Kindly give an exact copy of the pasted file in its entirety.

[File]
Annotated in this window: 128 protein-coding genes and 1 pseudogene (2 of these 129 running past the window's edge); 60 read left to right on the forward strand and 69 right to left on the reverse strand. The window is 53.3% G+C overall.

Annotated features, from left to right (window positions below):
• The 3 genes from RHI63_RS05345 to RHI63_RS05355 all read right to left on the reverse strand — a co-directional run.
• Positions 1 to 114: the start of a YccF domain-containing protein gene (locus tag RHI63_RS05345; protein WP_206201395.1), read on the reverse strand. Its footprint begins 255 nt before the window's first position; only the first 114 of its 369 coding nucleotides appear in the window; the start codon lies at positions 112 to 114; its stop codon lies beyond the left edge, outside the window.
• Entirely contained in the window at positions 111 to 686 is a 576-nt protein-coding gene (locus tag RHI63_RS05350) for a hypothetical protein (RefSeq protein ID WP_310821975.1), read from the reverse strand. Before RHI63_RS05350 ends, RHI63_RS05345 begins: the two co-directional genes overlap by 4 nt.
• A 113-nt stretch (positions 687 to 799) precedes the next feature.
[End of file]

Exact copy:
Annotated in this window: 128 protein-coding genes and 1 pseudogene (2 of these 129 running past the window's edge); 60 read left to right on the forward strand and 69 right to left on the reverse strand. The window is 53.3% G+C overall.

Annotated features, from left to right (window positions below):
• The 3 genes from RHI63_RS05345 to RHI63_RS05355 all read right to left on the reverse strand — a co-directional run.
• Positions 1 to 114: the start of a YccF domain-containing protein gene (locus tag RHI63_RS05345; protein WP_206201395.1), read on the reverse strand. Its footprint begins 255 nt before the window's first position; only the first 114 of its 369 coding nucleotides appear in the window; the start codon lies at positions 112 to 114; its stop codon lies beyond the left edge, outside the window.
• Entirely contained in the window at positions 111 to 686 is a 576-nt protein-coding gene (locus tag RHI63_RS05350) for a hypothetical protein (RefSeq protein ID WP_310821975.1), read from the reverse strand. Before RHI63_RS05350 ends, RHI63_RS05345 begins: the two co-directional genes overlap by 4 nt.
• A 113-nt stretch (positions 687 to 799) precedes the next feature.